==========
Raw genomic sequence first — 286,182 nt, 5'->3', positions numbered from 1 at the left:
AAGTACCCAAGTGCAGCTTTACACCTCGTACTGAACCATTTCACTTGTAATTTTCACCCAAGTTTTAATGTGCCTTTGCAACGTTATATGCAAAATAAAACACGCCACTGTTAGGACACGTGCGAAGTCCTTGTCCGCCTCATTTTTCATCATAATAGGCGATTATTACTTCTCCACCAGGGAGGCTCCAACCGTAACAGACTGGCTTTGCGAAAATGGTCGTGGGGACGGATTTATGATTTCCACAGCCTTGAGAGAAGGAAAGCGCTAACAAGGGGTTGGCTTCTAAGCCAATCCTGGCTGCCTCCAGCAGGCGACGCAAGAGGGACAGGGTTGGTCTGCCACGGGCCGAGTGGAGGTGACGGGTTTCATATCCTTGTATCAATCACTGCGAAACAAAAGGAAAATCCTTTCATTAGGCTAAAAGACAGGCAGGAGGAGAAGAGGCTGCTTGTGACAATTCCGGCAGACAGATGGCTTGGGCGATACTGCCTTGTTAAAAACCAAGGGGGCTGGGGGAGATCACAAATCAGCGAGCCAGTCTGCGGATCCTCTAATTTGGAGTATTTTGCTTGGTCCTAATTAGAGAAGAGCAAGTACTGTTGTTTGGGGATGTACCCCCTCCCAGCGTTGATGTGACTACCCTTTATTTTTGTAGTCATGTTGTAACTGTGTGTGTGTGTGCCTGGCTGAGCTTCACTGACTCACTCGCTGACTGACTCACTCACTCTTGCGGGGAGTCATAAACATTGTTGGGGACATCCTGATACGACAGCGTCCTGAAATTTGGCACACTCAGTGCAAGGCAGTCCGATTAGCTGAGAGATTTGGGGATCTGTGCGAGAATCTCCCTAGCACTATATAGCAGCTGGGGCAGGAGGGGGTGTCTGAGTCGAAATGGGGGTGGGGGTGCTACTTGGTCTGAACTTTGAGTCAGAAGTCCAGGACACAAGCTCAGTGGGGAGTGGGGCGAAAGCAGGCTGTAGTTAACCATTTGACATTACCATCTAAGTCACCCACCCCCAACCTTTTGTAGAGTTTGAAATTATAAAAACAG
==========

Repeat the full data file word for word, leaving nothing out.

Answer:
Raw genomic sequence first — 286,182 nt, 5'->3', positions numbered from 1 at the left:
AAGTACCCAAGTGCAGCTTTACACCTCGTACTGAACCATTTCACTTGTAATTTTCACCCAAGTTTTAATGTGCCTTTGCAACGTTATATGCAAAATAAAACACGCCACTGTTAGGACACGTGCGAAGTCCTTGTCCGCCTCATTTTTCATCATAATAGGCGATTATTACTTCTCCACCAGGGAGGCTCCAACCGTAACAGACTGGCTTTGCGAAAATGGTCGTGGGGACGGATTTATGATTTCCACAGCCTTGAGAGAAGGAAAGCGCTAACAAGGGGTTGGCTTCTAAGCCAATCCTGGCTGCCTCCAGCAGGCGACGCAAGAGGGACAGGGTTGGTCTGCCACGGGCCGAGTGGAGGTGACGGGTTTCATATCCTTGTATCAATCACTGCGAAACAAAAGGAAAATCCTTTCATTAGGCTAAAAGACAGGCAGGAGGAGAAGAGGCTGCTTGTGACAATTCCGGCAGACAGATGGCTTGGGCGATACTGCCTTGTTAAAAACCAAGGGGGCTGGGGGAGATCACAAATCAGCGAGCCAGTCTGCGGATCCTCTAATTTGGAGTATTTTGCTTGGTCCTAATTAGAGAAGAGCAAGTACTGTTGTTTGGGGATGTACCCCCTCCCAGCGTTGATGTGACTACCCTTTATTTTTGTAGTCATGTTGTAACTGTGTGTGTGTGTGCCTGGCTGAGCTTCACTGACTCACTCGCTGACTGACTCACTCACTCTTGCGGGGAGTCATAAACATTGTTGGGGACATCCTGATACGACAGCGTCCTGAAATTTGGCACACTCAGTGCAAGGCAGTCCGATTAGCTGAGAGATTTGGGGATCTGTGCGAGAATCTCCCTAGCACTATATAGCAGCTGGGGCAGGAGGGGGTGTCTGAGTCGAAATGGGGGTGGGGGTGCTACTTGGTCTGAACTTTGAGTCAGAAGTCCAGGACACAAGCTCAGTGGGGAGTGGGGCGAAAGCAGGCTGTAGTTAACCATTTGACATTACCATCTAAGTCACCCACCCCCAACCTTTTGTAGAGTTTGAAATTATAAAAACAG